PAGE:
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Jazz Articles about Harold Land

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Album Review

Curtis Counce: You Get More Bounce With Curtis Counce!

Read "You Get More Bounce With Curtis Counce!" reviewed by Richard J Salvucci


When bassist Curtis Counce died of a heart attack at the age of 37 in 1963, the jazz world was deprived of a major talent. Not that one would have known much, for his death, while noted, was not extensively covered. Counce, a Midwesterner, had come to California and to jny:Los Angeles to learn his craft, where he played with such incubator orchestras at the Club Alabam as Johnny Otis (trumpeter Art Farmer started there too). He gigged in the ...

6
Album Review

Harold Land: Westward Bound!

Read "Westward Bound!" reviewed by Peter J. Hoetjes


One can't help but wonder how large the stage may have been for tenor saxophonist Harold Land had he not tethered himself to the west coast for the majority of his career. In 1954 Land moved from Santa Monica to Los Angeles and quickly earned himself a place in the immensely popular Clifford Brown/Max Roach band, beginning with the aptly named Jam Session (EmArcy, 1954). Called back to Los Angeles in 1956 by the responsibilities of being a ...

10
Album Review

Harold Land: Westward Bound!

Read "Westward Bound!" reviewed by Pierre Giroux


Until 1954 Harold Land was a relatively unknown tenor saxophonist. He experienced a surge in his standing with the release of Clifford Brown & Max Roach (Emarcy 1954) when he was part of this high-profile, but short lived, bebop quintet (1954-56). A decade later, this hard-bop player was recognized for his engaging ideas and robust tone and is the center of Westward Bound! a Reel To Real Limited Edition 180 gram 2LP gatefold release produced by Cory Weeds and Zev ...

7
Multiple Reviews

Jazz in the Key of Japan: The J Jazz Masterclass Series on BBE

Read "Jazz in the Key of Japan: The J Jazz Masterclass Series on BBE" reviewed by Jakob Baekgaard


It's widely known that Japan is a country with a jazz-loving population. The audience appreciates the music and shows it proper respect. It has been that way for a long time. In fact, the history of jazz in Japan goes back to the 1920s when jazz was still popular dance music. Since then, the music has evolved with the times and made the transition from popular music to modern art music. The American influence has been there from the beginning, ...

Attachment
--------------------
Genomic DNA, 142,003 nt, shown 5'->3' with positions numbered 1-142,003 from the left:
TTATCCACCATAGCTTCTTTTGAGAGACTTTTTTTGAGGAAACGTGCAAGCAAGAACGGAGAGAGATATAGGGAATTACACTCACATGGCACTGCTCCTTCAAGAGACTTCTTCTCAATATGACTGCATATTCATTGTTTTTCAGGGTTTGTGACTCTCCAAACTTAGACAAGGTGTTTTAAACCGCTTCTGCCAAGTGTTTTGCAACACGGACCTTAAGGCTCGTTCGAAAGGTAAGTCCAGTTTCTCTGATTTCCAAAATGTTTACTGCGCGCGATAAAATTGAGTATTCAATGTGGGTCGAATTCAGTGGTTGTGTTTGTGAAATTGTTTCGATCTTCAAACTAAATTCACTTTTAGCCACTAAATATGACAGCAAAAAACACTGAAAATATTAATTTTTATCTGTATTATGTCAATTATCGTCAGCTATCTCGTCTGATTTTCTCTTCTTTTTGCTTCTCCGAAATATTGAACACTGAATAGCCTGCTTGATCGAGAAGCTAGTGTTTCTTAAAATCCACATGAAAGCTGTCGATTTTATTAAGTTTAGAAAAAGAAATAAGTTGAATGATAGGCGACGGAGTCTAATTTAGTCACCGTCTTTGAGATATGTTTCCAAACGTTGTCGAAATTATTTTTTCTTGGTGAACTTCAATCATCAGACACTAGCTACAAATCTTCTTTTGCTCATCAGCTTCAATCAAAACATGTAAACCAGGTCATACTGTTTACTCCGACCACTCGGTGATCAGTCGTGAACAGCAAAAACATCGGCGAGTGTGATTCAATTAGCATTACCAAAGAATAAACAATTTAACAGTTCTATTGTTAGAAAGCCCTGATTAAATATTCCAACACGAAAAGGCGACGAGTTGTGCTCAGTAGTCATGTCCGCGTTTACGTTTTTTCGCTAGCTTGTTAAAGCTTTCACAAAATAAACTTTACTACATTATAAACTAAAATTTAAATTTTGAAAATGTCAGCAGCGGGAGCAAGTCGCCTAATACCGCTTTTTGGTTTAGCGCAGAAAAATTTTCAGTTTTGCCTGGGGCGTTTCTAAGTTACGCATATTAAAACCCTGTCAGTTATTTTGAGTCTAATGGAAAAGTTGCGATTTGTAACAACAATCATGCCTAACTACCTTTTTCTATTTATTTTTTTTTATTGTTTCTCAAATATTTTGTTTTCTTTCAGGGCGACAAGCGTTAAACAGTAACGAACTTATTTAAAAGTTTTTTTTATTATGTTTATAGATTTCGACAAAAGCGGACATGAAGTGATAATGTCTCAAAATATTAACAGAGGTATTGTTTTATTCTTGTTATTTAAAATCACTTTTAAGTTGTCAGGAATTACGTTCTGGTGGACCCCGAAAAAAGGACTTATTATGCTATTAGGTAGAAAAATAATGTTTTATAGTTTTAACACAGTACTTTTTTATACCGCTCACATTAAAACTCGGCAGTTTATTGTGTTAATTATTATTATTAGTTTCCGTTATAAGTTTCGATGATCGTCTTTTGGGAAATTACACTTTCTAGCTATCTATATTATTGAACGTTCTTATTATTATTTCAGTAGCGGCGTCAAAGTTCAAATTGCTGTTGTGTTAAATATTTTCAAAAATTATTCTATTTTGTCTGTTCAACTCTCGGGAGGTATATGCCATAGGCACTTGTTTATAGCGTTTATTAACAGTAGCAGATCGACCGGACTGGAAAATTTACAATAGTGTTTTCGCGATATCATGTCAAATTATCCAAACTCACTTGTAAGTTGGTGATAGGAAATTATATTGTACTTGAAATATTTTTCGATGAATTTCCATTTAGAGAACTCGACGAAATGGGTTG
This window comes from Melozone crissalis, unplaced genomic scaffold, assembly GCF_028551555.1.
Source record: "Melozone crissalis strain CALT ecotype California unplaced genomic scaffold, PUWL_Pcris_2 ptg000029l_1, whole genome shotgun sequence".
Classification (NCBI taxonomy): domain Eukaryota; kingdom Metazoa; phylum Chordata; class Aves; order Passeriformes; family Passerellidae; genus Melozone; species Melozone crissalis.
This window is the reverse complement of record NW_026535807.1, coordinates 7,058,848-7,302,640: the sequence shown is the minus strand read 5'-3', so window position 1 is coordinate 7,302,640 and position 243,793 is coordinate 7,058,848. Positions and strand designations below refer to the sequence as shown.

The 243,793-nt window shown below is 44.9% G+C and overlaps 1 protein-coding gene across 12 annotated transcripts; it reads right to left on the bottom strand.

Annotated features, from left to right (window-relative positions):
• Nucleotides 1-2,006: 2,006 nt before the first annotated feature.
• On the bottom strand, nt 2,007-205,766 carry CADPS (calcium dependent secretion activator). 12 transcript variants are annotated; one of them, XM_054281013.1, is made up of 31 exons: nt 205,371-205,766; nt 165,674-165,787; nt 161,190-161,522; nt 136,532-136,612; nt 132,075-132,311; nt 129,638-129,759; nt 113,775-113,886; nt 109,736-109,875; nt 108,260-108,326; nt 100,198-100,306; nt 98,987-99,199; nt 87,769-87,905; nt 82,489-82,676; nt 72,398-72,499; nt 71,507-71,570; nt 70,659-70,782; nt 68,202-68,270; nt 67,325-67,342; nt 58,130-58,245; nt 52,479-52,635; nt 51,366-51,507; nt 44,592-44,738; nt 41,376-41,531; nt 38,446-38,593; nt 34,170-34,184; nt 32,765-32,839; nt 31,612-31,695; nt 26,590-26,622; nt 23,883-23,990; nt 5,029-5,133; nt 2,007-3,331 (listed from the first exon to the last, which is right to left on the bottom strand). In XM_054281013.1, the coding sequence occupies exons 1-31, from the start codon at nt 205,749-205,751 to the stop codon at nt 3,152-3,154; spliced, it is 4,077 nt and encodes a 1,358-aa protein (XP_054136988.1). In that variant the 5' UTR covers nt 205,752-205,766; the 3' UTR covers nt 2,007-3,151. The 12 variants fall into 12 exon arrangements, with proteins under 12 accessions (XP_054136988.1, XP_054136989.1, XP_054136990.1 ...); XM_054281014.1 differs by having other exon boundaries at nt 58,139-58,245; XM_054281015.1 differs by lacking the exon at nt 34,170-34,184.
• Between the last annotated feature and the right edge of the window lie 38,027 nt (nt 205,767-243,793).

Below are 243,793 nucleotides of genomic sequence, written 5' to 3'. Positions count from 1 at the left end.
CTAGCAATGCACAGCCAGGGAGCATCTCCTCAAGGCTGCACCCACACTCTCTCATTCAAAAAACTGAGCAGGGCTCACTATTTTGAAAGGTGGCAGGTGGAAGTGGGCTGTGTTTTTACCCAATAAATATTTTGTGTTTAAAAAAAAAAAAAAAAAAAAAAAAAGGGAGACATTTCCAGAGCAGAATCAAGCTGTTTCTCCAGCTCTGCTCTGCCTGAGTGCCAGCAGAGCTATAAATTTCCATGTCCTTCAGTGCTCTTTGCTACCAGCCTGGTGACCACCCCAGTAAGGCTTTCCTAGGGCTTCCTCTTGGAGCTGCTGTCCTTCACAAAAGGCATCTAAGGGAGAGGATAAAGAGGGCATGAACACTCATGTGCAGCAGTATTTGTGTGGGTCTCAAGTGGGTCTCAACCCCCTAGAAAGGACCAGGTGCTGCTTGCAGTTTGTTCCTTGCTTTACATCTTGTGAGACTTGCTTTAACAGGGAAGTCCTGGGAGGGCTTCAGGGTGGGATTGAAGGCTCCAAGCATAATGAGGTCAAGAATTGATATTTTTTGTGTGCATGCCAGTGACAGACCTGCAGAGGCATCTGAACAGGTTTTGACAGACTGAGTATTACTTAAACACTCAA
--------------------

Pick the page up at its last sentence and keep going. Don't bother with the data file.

6
Album Review

Harold Land: A New Shade Of Blue

Read "A New Shade Of Blue" reviewed by Chris May


If Harold Land had left nothing else behind him other than the 1960 Contemporary Records album The Fox, a place in jazz history would be secure. The disc not only featured some of the finest mid-period hard-bop tenor saxophone to come out of the West Coast, but in Land's frontline partner, Dupree Bolton, it showcased a trumpet soloist of outsize talent, one, tragically, who was cut down by heroin addiction and psychiatric problems almost as soon as the recording session ...

7
Album Review

Harold Land: A New Shade Of Blue

Read "A New Shade Of Blue" reviewed by Mark Corroto


What came first, craft beers or the revival of vinyl records? I ask because both revolutions have moved your collective attentions away from corporate culture to smaller more specialized boutiques. That means better beer and certainly a more diverse choice in music. Case in point, saxophonist Harold Land's A New Shade Of Blue originally issued on Los Angeles' Mainstream Records in 1971. When the big record companies were touting their answer to rock-and-roll with electric Miles and Herbie, producers like ...

386
Album Review

Harold Land: Take Aim

Read "Take Aim" reviewed by George Harris


Originally recorded in 1960 for Blue Note but not released until 1980, Take Aim, like Harold Land himself, has undeservedly fallen through the cracks. Most famous for his association with the Clifford Brown/Max Roach quintet of the '50s, Land is another unheralded West Coast giant who made a name for himself out here in California, but was under the radar of the jazz elitists. Take Aim, featuring an obscure group of musicians, is a pleasant surprise, and should be a ...


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